CHICAGO--As signaled for days, the AFL-CIO executive council meeting here, decided Wednesday morning to put off a Democratic primary endorsement, opening the door for its 55 union affiliates to make picks.In 2004, the labor federation held off its backing until John Kerry was the presumed nominee. All the Democratic candidates are labor friendly and back key union issues. But the decision will trigger a free-for-all push for endorsements from individual unions.
For the AFL-CIO statement, click below...
"Union members have told us all the candidates are impressive and
they are eager to support many of them."
AFL-CIO Top Leadership Chooses to Hold on Endorsement
Calls for Greatest Involvement Ever by Working Voters in the Crucial 2008 Elections
(Chicago, August 8) - - Following its Presidential Forum attended by 17,500 union members here last night, the AFL-CIO Executive Council today chose to hold off making an endorsement of a single candidate for President, instead calling for continuing "this education and mobilization process - - not only to hear from the candidates, but to ensure that the candidates hear from America's workers." In a released statement, the 47-member top leadership body left the door open for an endorsement at a later date and made clear that each of the AFL-CIO's 55 unions could make its own primary endorsement.
"It is clear that a number of the Democratic candidates have the experience and the credentials to lead our nation," wrote the Executive Council. "And it is equally clear that our members support a number of the candidates - - many union members have told us all the candidates are impressive and they are eager to support many of them."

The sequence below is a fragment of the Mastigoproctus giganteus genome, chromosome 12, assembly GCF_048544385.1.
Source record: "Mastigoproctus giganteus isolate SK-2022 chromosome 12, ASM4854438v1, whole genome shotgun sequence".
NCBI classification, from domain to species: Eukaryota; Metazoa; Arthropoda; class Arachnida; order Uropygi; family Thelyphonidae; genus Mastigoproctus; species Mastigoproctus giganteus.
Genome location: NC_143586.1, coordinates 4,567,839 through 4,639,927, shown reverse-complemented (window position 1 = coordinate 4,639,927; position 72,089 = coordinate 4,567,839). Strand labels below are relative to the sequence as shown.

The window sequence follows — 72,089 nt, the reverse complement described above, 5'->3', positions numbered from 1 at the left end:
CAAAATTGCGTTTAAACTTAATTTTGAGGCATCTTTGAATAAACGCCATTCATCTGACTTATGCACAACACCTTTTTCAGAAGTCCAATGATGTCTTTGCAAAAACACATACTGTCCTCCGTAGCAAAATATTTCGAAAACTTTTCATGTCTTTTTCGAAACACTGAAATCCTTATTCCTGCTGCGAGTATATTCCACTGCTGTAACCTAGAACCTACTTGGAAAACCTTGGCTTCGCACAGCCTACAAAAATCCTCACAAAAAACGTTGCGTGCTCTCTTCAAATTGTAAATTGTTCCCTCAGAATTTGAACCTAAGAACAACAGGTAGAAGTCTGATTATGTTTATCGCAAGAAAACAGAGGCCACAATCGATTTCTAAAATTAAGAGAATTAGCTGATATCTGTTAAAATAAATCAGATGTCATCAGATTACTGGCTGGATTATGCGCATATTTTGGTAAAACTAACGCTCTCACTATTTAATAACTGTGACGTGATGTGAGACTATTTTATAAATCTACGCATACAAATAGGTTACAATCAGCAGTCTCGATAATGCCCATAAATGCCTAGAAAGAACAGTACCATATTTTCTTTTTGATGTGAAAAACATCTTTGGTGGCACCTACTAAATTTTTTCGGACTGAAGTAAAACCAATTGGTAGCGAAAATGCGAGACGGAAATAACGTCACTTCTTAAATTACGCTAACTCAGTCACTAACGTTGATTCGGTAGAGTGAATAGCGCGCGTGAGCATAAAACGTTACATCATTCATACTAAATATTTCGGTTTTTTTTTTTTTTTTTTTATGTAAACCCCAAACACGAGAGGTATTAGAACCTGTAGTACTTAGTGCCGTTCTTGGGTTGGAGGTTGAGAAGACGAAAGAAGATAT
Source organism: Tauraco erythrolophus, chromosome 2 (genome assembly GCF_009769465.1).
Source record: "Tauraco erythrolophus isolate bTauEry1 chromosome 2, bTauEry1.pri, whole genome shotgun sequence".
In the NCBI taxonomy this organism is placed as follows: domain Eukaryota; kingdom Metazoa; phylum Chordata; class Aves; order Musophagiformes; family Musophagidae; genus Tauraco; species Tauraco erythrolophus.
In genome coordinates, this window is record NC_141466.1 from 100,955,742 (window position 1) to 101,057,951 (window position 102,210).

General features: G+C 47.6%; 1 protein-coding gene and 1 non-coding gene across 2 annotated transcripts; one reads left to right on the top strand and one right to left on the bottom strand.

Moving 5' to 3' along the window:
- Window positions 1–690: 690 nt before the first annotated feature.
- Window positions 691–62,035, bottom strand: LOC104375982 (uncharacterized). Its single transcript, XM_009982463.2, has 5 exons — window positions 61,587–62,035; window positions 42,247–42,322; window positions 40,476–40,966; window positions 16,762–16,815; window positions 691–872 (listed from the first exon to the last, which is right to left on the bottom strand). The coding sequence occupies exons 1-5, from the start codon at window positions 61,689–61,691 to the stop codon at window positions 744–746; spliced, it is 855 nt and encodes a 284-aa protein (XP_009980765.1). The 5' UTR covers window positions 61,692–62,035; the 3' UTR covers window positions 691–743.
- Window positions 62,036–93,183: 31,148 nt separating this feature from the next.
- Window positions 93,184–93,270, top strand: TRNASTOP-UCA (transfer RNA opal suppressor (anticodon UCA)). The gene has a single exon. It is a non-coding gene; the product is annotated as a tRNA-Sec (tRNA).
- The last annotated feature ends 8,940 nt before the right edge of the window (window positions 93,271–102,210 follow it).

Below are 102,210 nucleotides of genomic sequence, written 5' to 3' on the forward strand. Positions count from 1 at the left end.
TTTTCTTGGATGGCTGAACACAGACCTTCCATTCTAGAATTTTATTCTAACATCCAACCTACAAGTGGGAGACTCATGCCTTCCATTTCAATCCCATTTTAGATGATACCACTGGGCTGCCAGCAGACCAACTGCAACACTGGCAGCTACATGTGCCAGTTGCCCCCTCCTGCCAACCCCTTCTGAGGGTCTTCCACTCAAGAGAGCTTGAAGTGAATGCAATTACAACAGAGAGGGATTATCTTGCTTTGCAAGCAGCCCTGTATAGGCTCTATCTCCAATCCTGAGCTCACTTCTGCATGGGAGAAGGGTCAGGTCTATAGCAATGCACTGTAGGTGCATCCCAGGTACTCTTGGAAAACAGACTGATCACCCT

"The issues affecting our nation's working families took front and center last night," said AFL-CIO President John Sweeney. "We will make absolutely sure that the spotlight remains on working people's concerns, like good jobs, affordable health care, and the freedom to join and form unions to improve their lives."
In 2004, the AFL-CIO made an endorsement for John Kerry in February.
The AFL-CIO's "Working Families Vote 2008" campaign is the broadest effort yet to involve working people in the selection of president. In addition to hosting last night's Presidential Forum, the 10-million member union federation held town hall forums with each candidate and union members over the last four months, and 20,000 people voted on the questions to be posed at last night's forum on the group's interactive website (www.workingfamiliesvote08.org).
Rather than endorsing at this time, the Executive Council pledged that unions "will focus on preparations for the greatest involvement ever by working voters in the crucial 2008 elections." In 2006, the AFL-CIO's massive union mobilization proved key to shifting the balance of power in Congress when it mobilized more than 13.6 million voters in 32 states. In recent national elections, one in four voters have been union household members.
For daily news, information and facts on this and other workers' issues, go to www.aflcio.org
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